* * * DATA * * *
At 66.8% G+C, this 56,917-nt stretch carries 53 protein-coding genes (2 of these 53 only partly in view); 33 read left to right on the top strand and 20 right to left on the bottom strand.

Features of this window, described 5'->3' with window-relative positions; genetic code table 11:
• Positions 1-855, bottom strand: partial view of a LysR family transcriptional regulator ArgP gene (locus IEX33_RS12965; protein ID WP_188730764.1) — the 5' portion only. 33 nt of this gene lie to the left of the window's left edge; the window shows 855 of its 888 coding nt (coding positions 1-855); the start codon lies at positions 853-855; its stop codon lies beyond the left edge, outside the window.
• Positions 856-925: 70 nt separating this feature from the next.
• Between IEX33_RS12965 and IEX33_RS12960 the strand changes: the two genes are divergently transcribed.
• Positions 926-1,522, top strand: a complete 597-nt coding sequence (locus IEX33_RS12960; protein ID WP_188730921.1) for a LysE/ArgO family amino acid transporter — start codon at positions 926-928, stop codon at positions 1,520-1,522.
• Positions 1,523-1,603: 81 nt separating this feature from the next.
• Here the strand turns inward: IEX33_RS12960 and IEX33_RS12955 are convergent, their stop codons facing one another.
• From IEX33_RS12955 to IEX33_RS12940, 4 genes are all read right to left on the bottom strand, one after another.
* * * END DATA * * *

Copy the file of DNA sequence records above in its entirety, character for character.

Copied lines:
At 66.8% G+C, this 56,917-nt stretch carries 53 protein-coding genes (2 of these 53 only partly in view); 33 read left to right on the top strand and 20 right to left on the bottom strand.

Features of this window, described 5'->3' with window-relative positions; genetic code table 11:
• Positions 1-855, bottom strand: partial view of a LysR family transcriptional regulator ArgP gene (locus IEX33_RS12965; protein ID WP_188730764.1) — the 5' portion only. 33 nt of this gene lie to the left of the window's left edge; the window shows 855 of its 888 coding nt (coding positions 1-855); the start codon lies at positions 853-855; its stop codon lies beyond the left edge, outside the window.
• Positions 856-925: 70 nt separating this feature from the next.
• Between IEX33_RS12965 and IEX33_RS12960 the strand changes: the two genes are divergently transcribed.
• Positions 926-1,522, top strand: a complete 597-nt coding sequence (locus IEX33_RS12960; protein ID WP_188730921.1) for a LysE/ArgO family amino acid transporter — start codon at positions 926-928, stop codon at positions 1,520-1,522.
• Positions 1,523-1,603: 81 nt separating this feature from the next.
• Here the strand turns inward: IEX33_RS12960 and IEX33_RS12955 are convergent, their stop codons facing one another.
• From IEX33_RS12955 to IEX33_RS12940, 4 genes are all read right to left on the bottom strand, one after another.